Policing of young men has reached epidemic proportions. In Texas, elementary school-aged children are being ticketed for what were once harmless school behaviors. In California, youth of color are watched and documented by law enforcement even though they are committing no crime. In a dozen other states, mere association with criminalized young people is grounds for arrest. The lengths police go to to impress a particular brand of order on young men of color in many communities exceeds the limits of the law, civil liberties and indeed common sense. Yet many Black and Latino boys face uncertain futures, where municipalities seem intent on putting children in jail, only to let courts later to sort out the correctness or wisdom of such policing.
For many organizers concerned about issues related to criminal justice, challenging the problems facing the most vulnerable parties are oftentimes only part of the matter at hand. Talking about the complicated intersections of class, age, race and gender are painful for so many communities, many of which have come to accept as normative how profoundly the lives of the young can be dealt life-altering departures in moments.
In Punished: Policing the Lives of Black and Latino Boys (New York University Press, 2011), Victor Rios presents welcome though tragically lost facets to debates that have raged in communities of color for generations. How can poor and working-class young men find opportunities and assimilation in cities where education, vocational and university options do not exist? How are cities effectively managing police officers tasked with cleaning up streets during election years, when policing is zealous at best and crosses a legal and ethical line at worst? Rios is brutally honest about so many of these issues. And Punished is a difficult read because those truths are hard for anyone, let alone those whose optimism prompts action.
Through dozens and dozens of stories of young men profiled in his book, Rios gives readers a sense of hope as well as hopelessness. One can’t help but wonder if President Obama would declare a national emergency if the trials faced by economically disadvantaged Black and Latino boys were felt by middle-class white boys. For the former, one would have to think being forced to leave visiting friends or games in the park because those kids have realized police sweeps happen at particular times would be acceptable in their communities as they are for the latter. More pervasive methods of social control, such as pushing non-criminalized youth to distance themselves from criminalized youth to show their loyalty to “positive” lifestyles and shunning of peers, seem at moments in Punished as sinister. Moreover, it is the crafting of punishment into the fibers of daily life for Black and Latino boys which reminds one of the disparities in treatment and the aspirations a society holds for whites versus people of color.
Something that bears special exploration is gender and the schooling of boys of color. Rios delves into male socialization in Punished, but such a topic could easily make up its own book, for how gender identification is pressed by a racial construct in a white supremacist society, and how the male experience is defined as a result, is tremendously critical in the teenage years. Here, Rios is forthright: boys are continually given solutions by adults that don’t match their realities; a Black or Latino boy, often disenfranchised in U.S. society, is pressed to prove worth in other ways, since dominant paradigms do not take consider these youths for their intellectual capacity, and one way is in an ability to command respect from peers. Boys tell Rios that the ones who are not perceived to be hypermasculine face victimization or perception as weak. In this patriarchal world, boys of color, and by extension men of color, who fail to fit into society’s role for non-white males — insert myriad caricatures Black and Latino men have been associated with by the powerful — are considered targets or worse traitors to a culture that has been shaped and directed by white supremacy, but loses sight of such. Rios pens what is at moments a heartbreaking scenario: young men who recognize failing to change will lead to incarceration or death, but who feel reacting to situations in ways that keep them out of trouble will lose them respect and, in turn, make them victims of the violence they are attempting to escape in the first place.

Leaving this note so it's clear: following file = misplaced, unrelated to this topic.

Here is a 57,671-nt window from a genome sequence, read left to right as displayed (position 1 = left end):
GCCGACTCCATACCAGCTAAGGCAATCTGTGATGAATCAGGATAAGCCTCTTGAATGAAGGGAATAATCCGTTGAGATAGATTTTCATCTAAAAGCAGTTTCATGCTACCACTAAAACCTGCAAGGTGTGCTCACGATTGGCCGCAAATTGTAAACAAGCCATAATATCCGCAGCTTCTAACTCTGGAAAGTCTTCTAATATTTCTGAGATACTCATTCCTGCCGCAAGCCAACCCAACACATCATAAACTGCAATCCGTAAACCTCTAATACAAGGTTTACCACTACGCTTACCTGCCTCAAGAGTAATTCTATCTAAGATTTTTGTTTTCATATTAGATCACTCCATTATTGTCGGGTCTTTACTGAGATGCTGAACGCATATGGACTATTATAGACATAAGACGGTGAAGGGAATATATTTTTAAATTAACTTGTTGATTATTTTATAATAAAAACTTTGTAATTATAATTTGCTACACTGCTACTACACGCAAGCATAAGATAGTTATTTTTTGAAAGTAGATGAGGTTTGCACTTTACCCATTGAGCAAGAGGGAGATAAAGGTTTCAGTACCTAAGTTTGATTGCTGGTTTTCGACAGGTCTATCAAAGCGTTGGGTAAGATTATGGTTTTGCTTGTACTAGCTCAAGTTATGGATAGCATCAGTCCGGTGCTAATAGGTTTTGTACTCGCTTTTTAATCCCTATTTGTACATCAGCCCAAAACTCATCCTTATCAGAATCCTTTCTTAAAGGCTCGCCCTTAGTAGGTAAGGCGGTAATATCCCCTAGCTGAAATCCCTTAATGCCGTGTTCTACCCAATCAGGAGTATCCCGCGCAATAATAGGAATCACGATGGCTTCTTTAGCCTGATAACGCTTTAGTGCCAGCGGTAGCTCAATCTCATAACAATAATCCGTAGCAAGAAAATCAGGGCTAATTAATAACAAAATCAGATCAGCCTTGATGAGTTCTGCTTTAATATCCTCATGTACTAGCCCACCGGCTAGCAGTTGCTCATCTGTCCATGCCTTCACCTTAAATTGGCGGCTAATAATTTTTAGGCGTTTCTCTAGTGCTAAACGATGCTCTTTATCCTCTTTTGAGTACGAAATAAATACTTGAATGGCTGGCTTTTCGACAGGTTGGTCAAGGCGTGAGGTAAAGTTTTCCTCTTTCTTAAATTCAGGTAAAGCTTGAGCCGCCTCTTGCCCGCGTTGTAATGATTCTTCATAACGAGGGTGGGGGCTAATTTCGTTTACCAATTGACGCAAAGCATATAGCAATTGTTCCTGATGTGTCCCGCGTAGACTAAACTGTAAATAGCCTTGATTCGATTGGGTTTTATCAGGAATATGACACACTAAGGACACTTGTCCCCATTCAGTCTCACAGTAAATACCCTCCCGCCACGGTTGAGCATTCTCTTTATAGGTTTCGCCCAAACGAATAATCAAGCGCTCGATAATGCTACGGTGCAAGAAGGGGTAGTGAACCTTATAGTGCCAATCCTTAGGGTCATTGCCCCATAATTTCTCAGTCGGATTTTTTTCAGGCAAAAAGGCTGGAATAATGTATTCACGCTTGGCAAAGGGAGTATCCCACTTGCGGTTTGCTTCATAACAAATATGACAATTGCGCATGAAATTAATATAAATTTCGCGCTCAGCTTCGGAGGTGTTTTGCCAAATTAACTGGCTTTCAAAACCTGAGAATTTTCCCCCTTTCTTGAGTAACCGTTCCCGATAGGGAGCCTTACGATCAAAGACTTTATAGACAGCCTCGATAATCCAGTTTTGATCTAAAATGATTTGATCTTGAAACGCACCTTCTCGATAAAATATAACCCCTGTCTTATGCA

Punished asks dozens of important questions to be considered as institutions and communities determine the direction of education, policing, public policy and, at a deeper level, the moral compact a people are to expect of their government, whether federal, state or city. Rios’ writing is sure to make you see criminal justice in another light, and to extract not only sorrow and indignation, but also an understanding of the gravity of a problem well past its due.